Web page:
Urinary incontinence: It’s more common than you’d think
Learn important facts about bladder leakage
Have you sneezed or laughed and suddenly realised that you might have leaked urine unintentionally? Do you have the urge to go to the washroom often?
If your answer is yes to one or both of the above questions, you might have Urinary Incontinence (UI). UI is the loss of bladder control that affects many people in their everyday life. This simply means that a person urinates involuntarily and this can be embarrassing, especially when you’re in a public place such as the office, shopping malls or even when you’re going for a jog in the park.
Both men and women experience incontinence. Though, the prevalence of incontinence among men is much lower than in women. What’s more is that this condition is very common, especially among older adults.
We’re sure you have questions in regards to this involuntary action and may not know what you should do or where to begin. Well, working with your doctor would be the first ideal step. Secondly, it’s to equip yourself with knowledge. If you would like to know more about the condition before visiting your doctor, you’ve turned to the right page!
Fast facts of UI
As many of us know, urine is made by the kidneys and is stored in the bladder. When you need to urinate, your bladder muscles tighten and urine is forced out through a tube called the urethra. Simultaneously, the sphincter muscles around your urethra relaxes and releases the urine out of the body.
UI occurs when the bladder muscles suddenly tighten and the sphincter muscles aren’t strong enough to close the urethra shut. This then causes a sudden and strong urge to urinate that
you often may not be able to control.
More women than men affected
Women are blessed with the ability to carry a child, give birth and go through menopause. However unique these events are, they are possible causes of Urinary Incontinence.
The Pelvic Floor Muscles that support the bladder, urethra, uterus (womb), and bowels become weaker or damaged as women undergo these changes in their body. This weakens the urinary tract as well as the surrounding muscles easily resulting in urine leakage.
Apart from that, the female urethra is shorter as compared to men’s and this is why this condition is common among women.
If you’re in your 20’s or 30’s and have not given birth, Urinary Incontinence can still affect you. The more common type of UI, which is Stress Urinary Incontinence (SUI), is found to be
a more prevalent type of UI among younger women. Here’s some important information to know about SUI:
- Common among younger women
- Happens when there is pressure on the bladder
- Occurs when the Pelvic Floor Muscles are weak
- Sudden movements and vigorous physical activities can cause urine leakage.
On the other hand, another type of incontinence is Urge Incontinence. Some of the characteristics of Urge Incontinence include:
Common among older women.
- Common among older women.
- Urine leakage usually occurs after a strong or sudden urge to urinate even before you can get to the bathroom.
- As strong as the urge to urinate might be, once they get to the bathroom they do not urinate much.
- Happens at the most unexpected times such as during sleep, after drinking water or even when you hear running water.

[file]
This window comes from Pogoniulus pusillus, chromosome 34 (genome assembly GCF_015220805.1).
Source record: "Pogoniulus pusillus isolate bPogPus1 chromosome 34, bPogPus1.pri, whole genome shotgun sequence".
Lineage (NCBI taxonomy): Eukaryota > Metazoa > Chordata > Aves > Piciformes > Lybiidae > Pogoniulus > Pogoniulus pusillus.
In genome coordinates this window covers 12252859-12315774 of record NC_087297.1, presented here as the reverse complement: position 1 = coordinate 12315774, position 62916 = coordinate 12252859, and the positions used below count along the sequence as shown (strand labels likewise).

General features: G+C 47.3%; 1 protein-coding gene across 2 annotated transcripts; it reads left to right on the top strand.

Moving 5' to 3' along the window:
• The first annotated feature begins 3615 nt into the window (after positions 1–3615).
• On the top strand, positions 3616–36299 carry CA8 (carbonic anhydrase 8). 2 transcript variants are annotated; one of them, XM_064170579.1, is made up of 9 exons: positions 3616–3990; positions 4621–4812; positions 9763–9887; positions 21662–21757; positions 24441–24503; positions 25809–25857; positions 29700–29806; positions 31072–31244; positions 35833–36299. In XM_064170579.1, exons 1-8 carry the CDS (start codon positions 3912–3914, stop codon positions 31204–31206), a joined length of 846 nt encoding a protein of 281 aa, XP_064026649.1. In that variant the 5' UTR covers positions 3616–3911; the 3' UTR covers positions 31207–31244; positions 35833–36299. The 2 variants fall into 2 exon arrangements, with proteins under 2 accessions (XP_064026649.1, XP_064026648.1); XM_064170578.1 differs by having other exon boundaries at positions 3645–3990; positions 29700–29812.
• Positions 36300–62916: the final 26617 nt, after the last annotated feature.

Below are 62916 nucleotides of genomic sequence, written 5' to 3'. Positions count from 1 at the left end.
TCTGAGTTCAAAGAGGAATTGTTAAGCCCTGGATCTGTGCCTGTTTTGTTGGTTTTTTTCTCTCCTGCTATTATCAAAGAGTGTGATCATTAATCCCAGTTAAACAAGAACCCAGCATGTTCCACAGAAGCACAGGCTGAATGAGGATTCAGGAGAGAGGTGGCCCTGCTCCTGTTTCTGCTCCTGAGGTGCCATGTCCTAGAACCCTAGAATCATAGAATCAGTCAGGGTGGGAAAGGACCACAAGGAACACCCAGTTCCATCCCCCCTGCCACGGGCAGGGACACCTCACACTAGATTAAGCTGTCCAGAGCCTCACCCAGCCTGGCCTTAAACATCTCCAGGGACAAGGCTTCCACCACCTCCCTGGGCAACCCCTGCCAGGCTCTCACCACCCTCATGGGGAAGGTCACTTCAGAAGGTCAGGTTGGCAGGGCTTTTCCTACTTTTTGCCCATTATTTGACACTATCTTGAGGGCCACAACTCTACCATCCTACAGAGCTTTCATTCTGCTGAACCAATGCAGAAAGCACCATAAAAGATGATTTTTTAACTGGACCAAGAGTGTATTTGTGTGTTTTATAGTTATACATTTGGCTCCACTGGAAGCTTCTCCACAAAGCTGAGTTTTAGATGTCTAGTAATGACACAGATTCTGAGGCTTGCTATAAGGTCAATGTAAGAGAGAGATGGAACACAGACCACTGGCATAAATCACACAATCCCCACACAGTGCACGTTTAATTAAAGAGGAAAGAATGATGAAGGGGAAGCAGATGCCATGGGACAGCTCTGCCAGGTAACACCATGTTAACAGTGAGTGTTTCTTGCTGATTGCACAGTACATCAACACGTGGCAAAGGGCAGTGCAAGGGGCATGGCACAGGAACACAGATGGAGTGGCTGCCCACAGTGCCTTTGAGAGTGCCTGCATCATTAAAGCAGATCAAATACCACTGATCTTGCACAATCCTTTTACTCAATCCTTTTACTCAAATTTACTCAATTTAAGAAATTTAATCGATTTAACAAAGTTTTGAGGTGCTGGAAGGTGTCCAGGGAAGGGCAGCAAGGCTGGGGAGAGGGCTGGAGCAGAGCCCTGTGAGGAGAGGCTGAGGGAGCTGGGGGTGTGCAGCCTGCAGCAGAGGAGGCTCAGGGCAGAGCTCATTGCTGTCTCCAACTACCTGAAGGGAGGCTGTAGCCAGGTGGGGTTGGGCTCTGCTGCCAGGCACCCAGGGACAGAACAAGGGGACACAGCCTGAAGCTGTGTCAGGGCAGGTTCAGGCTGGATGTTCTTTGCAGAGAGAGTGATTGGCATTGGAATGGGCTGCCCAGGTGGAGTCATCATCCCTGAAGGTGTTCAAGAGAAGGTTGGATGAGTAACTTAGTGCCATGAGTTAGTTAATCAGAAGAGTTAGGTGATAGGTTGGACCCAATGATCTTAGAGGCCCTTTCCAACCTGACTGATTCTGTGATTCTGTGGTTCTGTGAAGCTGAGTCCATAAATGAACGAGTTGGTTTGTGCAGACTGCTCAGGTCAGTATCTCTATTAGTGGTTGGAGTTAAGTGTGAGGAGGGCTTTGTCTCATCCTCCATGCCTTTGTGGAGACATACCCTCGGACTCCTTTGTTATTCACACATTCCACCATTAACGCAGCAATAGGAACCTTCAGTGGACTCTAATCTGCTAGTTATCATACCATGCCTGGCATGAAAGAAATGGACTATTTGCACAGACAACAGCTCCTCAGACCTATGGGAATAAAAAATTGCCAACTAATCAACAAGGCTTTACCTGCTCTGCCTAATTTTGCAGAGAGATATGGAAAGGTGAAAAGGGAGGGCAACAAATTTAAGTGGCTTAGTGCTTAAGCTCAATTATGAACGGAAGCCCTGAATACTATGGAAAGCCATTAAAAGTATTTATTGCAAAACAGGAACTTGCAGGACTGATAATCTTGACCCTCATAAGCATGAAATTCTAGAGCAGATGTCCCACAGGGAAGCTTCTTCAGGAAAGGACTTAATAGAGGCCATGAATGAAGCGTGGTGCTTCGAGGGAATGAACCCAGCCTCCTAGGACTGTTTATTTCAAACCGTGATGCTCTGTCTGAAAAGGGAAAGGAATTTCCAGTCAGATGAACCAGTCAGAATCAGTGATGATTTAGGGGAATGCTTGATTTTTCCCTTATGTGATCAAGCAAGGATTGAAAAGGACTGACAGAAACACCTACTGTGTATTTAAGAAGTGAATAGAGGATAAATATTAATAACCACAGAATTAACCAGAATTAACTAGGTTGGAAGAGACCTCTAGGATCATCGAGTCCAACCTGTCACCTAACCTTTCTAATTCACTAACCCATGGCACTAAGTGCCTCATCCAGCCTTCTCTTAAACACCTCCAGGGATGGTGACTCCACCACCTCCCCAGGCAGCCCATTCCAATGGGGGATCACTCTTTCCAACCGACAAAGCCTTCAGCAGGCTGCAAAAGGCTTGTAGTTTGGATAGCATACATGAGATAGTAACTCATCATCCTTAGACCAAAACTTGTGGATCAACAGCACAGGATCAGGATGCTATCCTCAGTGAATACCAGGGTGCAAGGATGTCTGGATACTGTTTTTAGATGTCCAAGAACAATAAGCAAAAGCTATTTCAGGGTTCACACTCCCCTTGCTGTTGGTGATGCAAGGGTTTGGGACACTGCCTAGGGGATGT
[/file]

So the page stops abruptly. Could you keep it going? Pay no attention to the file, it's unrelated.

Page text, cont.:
What causes UI?
Apart from pregnancy, childbirth and menopause, some other common causes are:
- Being overweight can put pressure on your bladder, causing it to leak urine.
- Anxiety can also trigger incontinence among certain individuals.
- Medical conditions such as damage nerves or muscles, diabetes, multiple sclerosis and Parkinson’s disease.
- Men who’ve undergone prostate surgery or have an enlarged prostate are more likely to experience UI.
Signs of Urinary Incontinence
Urinary incontinence is not a disease by itself but it is a symptom that indicates an underlying health issue which usually is weak Pelvic Floor Muscles. In addition to that, some women may have other urinary symptoms such as bedwetting, pressure or cramps in the pelvic area that causes a strong urge to urinate and going to the bathroom more than eight times a day or twice at night.
Prevention of Incontinence
Truly, prevention is better than cure. Some lifestyle changes that you can make to prevent UI at home and continue to do the things you have not been able to enjoy lately includes:
- Maintaining a healthy weight
- Drink plenty of fluids (at least eight glasses a day)
- Cutting out unhealthy diet habits like alcohol and caffeine
- Be physically active and try Pelvic Floor exercises such as Kegel
- Make healthy lifestyle choices such as eating clean (consume high-fibre diet)
If the steps you’ve taken at home aren’t much of a help, seek professional help. Your healthcare professional will suggest other available options such as:
- Using vaginal creams or topical estrogen patches to help strengthen the muscles and tissues in the urethra and vaginal areas.
- Vaginal pessary – A small silicone device (shaped like a ring) is inserted into your vagina to support the pelvic floor muscles and help reduce stress incontinence.
- Bulking agents such as collagens are injected into tissues around the bladder and urethra to cause them to thicken.
- Nerve stimulation is a treatment that uses mild electric pulses to stimulate nerves in the bladder and strengthen the muscles that control the bladder.
- Surgery – However, this isn’t recommended if you plan to get pregnant in the future.
Sources: WebMD, WomensHealth